By Taylor Wanket and Melissa Andrews
African bamboos have recently come into the limelight when two rare and little understood species of bamboo were found in the mountains of Cameroon, where gorillas had probably been living off them for centuries.
Since the spread of bamboo by seed is an extremely rare occurrence, it was supposed that these African mountain bamboos could be very old, possibly related to the earliest species of temperate bamboos that would have spread to Asia on shifting tectonic plates.
Nonetheless, upon further investigation, it was found that the two new African species are too different from the Asian bamboos to share a common ancestor, although perhaps their ancestors were related.
Discovered by one of the foremost biologists in bamboo research, Dr. Chris Stapleton, the two new bamboos are called Bergambos and Oldeania, which is their name in the local Afrikaans and Masaai respectively.
They are different from Asian bamboos in both appearance and DNA sequencing, though their uses remain much the same. In fact, about 4 percent of Africa’s forest cover is bamboo.
Bamboo is considered an eco-friendly plant as it can be grown without any irrigation in its natural habitat, and it needs no pesticides, fertilisers or insecticides.
Bamboo reaches maturity in one to three years, which makes it an even more sustainable resource when compared to trees or other wooded plants. Unlike hardwood trees, bamboo regrows after harvesting, just as grass regrows after cutting.
After it is mature, bamboo can be harvested every single year for the life of the plant.
A forest of bamboo that is the same exact size as a grove of trees produces 35% more oxygen than the trees. Additionally, the root systems of bamboo prevent soil erosion and runoff, thanks to the net-like structure of them.
Known as “the strongest and fastest growing wooded plant on earth”, Bamboo is also becoming ever more popular as a source of lumber and fibre (to make products such as bamboo sheets).
According to the New York Times, harvesting bamboo to make durable goods is greener than not harvesting bamboo. Here’s why: bamboo culms - the poles - do not live as long as hardwood trees, usually up to a decade. When an old culm decays, it releases carbon into the atmosphere. (The root system, which hold 30 to 40 percent of its carbon, last much longer.)
This means that an untouched bamboo forest is a poor carbon sink. Fortunately, the best way to turn bamboo into an excellent carbon sink is to make money with it - harvest the bamboo to make durable products before it starts its decay. Treated bamboo flooring or furniture will last as long as wood, storing its carbon the whole time.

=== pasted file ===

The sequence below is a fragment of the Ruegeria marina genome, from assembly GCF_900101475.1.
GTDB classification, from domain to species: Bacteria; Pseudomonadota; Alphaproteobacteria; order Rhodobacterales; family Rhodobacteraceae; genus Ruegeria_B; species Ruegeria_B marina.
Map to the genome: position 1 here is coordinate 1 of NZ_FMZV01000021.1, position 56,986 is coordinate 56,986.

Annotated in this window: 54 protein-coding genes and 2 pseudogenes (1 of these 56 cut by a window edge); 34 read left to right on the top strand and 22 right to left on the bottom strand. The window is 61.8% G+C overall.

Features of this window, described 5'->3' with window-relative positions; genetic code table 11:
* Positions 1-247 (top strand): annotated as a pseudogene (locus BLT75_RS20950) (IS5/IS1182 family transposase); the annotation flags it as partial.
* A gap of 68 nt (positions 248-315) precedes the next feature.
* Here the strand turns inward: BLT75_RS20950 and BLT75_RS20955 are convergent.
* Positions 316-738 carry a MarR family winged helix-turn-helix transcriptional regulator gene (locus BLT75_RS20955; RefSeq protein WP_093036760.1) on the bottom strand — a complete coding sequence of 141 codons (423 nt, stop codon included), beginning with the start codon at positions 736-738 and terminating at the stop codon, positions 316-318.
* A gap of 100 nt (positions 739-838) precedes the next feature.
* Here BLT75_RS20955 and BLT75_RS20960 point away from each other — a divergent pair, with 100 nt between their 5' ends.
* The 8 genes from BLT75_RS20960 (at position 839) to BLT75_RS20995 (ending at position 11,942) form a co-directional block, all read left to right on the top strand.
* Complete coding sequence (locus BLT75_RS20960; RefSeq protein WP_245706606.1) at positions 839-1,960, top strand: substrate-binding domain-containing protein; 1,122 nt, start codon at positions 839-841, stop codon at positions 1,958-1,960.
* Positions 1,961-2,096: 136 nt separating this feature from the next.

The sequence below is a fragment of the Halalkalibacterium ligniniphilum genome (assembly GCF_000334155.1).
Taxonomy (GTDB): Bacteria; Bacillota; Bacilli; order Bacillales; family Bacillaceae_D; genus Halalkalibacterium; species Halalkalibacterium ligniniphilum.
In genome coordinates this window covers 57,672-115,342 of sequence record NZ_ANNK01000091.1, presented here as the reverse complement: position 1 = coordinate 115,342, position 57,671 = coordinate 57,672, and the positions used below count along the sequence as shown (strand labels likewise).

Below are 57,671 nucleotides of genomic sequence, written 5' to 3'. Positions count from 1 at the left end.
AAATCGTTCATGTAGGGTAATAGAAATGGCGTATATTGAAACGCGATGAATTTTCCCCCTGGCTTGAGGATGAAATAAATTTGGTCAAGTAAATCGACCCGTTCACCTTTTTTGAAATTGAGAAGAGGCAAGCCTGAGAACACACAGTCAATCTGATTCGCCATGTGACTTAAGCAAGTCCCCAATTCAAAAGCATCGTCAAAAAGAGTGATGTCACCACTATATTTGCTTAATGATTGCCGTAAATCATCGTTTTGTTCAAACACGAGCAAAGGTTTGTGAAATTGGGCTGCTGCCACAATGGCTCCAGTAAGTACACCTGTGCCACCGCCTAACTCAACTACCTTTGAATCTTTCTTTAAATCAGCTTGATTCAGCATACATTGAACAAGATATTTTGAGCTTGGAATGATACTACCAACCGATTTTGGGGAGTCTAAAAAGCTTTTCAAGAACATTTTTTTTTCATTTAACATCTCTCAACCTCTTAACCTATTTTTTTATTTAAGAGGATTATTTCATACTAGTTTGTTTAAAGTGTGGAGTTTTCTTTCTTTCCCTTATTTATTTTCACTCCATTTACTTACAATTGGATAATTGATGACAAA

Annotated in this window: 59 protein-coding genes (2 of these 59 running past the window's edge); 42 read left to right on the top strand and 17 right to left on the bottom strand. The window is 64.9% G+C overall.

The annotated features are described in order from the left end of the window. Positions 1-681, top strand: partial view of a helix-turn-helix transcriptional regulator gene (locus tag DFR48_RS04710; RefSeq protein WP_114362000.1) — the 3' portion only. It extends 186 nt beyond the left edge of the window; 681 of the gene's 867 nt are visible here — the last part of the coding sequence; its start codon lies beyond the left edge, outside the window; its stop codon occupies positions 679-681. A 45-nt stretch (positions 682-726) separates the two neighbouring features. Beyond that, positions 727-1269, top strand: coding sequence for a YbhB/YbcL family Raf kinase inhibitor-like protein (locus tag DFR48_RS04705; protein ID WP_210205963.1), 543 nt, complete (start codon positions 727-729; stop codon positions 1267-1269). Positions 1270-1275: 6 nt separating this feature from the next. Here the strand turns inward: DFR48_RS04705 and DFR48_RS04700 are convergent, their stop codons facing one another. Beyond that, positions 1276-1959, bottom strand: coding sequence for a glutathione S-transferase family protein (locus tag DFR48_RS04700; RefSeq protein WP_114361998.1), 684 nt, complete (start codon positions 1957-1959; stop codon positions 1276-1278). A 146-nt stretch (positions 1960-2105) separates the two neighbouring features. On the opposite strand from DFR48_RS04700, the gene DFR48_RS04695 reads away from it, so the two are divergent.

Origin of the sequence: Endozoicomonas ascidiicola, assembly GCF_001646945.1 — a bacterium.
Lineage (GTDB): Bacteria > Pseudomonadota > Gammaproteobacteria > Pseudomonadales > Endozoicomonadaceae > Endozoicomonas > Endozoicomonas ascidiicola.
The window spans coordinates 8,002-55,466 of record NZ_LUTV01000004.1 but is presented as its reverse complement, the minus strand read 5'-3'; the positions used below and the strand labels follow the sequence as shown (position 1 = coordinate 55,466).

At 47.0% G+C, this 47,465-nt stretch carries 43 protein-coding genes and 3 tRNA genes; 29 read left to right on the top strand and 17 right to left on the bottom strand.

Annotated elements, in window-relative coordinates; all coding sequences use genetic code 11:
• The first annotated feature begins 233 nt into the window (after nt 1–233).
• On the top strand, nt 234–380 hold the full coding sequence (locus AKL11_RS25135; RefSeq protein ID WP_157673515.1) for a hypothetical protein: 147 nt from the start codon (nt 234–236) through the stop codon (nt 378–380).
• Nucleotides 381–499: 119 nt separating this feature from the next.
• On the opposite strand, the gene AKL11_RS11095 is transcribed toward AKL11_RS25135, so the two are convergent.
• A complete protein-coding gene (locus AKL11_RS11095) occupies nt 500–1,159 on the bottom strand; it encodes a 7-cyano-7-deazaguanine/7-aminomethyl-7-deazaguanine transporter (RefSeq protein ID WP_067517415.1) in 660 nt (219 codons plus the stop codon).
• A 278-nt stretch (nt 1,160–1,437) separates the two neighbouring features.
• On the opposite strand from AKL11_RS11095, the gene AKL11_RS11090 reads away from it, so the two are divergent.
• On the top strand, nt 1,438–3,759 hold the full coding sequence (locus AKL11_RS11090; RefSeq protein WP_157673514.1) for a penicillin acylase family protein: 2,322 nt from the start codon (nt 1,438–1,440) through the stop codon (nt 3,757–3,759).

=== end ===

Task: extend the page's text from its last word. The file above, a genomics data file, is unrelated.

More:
Professor Chin Ong of the World Agroforestry Centre in Nairobi aims to prove that bamboo is useful and profitable for both urban people and smallholders in African villages - and he has some innovative ideas.
One of these is to use bamboo to clean up the wastewater from a settlement like Kibera slum on the outskirts of Nairobi, which is home to more than a million people. Given the fact that bamboo once covered huge parts of the area where Nairobi now sprawled, this isn’t such a stretch of the imagination.
Bamboo also makes charcoal that burns more efficiently and cleanly than wood and wood charcoal - Kibera slum communities are developing bamboo woodlots as a sustainable source of domestic fuel. In fact, bamboo might provide the solution to the very serious problem of deforestation in sub-Saharan Africa.
And with global trade in bamboo worth an estimated $2 billion per year - if Africa had to tap into growing demand for this resource, it could create much-needed income and jobs.
So, plant enthusiasts, when you’re planning your next trip to Africa, be sure to go somewhere where you can witness the miracle of African bamboos, while simultaneously enjoying great weather.
You may even be lucky enough to catch a glimpse of the gorillas munching on a late afternoon snack of bamboo shoots.
Chris Stapleton. 2013. Bergbambos and Oldeania, new genera of African bamboos (Poaceae, Bambusoideae). PhytoKeys 25: 87-103; doi: 10.3897/phytokeys.25.6026
McClure, Floyd Alonzo. The Bamboos. Washington: Smithsonian Institution, 1993. Print.
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